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Suppose I have a GCMS peak graph for a component, what are possible options to figure out what the molecule may be?

Any tips about good software that will do this? I do know that for many compounds there is a hit in the NIST library, but how does one go about automatically checking the library?

Google came up with OpenChrom. Has anyone used this? The peak library in it is unfortunately not accessible in the free version.

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    $\begingroup$ This is what I use. For a formula, at least. Other methods then allow me to deduce structure. MS can give you many structural clues, depending on the ionization method. $\endgroup$ Mar 21, 2016 at 7:20
  • $\begingroup$ @DGS Thanks. Correct me if I am wrong, but that tool only seems to use the MW based on the top peak, right? Isn't there a way to use the other lower peaks as well? $\endgroup$ Mar 21, 2016 at 14:27
  • $\begingroup$ Type in the mass of a lower peak? $\endgroup$ Mar 21, 2016 at 15:18
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    $\begingroup$ That's right. Maybe I wasn't completely clear on your intension. I don't think there is a library for MS data like that. I could be wrong. ChemDraw includes a MS prediction program, but not the other way around, as far as I know. $\endgroup$ Mar 21, 2016 at 16:10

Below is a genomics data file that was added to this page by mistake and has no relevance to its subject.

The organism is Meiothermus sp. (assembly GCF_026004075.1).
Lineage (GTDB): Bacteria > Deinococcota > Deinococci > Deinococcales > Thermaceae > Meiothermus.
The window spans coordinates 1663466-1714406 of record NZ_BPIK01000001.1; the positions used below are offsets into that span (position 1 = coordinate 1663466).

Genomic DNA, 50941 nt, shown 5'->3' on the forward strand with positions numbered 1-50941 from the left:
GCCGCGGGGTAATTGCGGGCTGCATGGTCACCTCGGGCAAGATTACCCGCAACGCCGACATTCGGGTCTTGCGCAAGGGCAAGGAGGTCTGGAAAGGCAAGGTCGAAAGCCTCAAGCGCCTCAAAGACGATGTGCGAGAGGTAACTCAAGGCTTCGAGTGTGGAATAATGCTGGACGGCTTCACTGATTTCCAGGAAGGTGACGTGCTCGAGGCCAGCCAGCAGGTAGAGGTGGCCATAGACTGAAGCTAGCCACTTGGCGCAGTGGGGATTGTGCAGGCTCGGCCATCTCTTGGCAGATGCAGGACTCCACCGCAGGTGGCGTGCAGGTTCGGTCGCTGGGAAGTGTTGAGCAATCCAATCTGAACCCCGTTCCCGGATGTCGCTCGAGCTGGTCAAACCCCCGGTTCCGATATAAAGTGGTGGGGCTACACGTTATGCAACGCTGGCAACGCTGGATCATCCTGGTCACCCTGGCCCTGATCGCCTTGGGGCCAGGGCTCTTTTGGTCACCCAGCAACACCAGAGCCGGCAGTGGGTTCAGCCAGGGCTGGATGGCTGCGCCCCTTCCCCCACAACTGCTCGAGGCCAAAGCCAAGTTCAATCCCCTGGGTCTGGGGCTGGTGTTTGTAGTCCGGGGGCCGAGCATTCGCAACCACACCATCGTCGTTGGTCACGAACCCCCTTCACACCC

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    $\begingroup$ Not exactly what you are looking for but a good resource for spectroscopic identification is sdbs.db.aist.go.jp/sdbs/cgi-bin/cre_list.cgi $\endgroup$
    – StevieD
    Mar 22, 2016 at 19:29

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Have you tried the Golm Metabolome Database? It is a collection of GCMS mass spectra. The focus is on metabolites.

However, on their webpage is the entry "Decision Trees". If you follow the link, there is the option to enter your own mass spectra information and receive a prediction of functional groups in the measured substance. This might be of help to identify your molecule. There are more details in the Wikipedia entry.

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  • $\begingroup$ This answer would be much more useful if you elaborate on the good and bad sides of "Golm Metabolome Database". $\endgroup$
    – M.A.R.
    Mar 23, 2016 at 9:03
  • $\begingroup$ Thanks for the hint, @IͶΔ. I have extended the answer. Is that more helpful? $\endgroup$
    – Arsak
    Mar 23, 2016 at 11:10
  • $\begingroup$ Yes, much better. Thank you and welcome to the site! $\endgroup$
    – M.A.R.
    Mar 23, 2016 at 11:31
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OpenChrom is free of charge, but the NIST db is not. That is why you need to have the NIST db already installed on your system.

Have a look at this tutorial.

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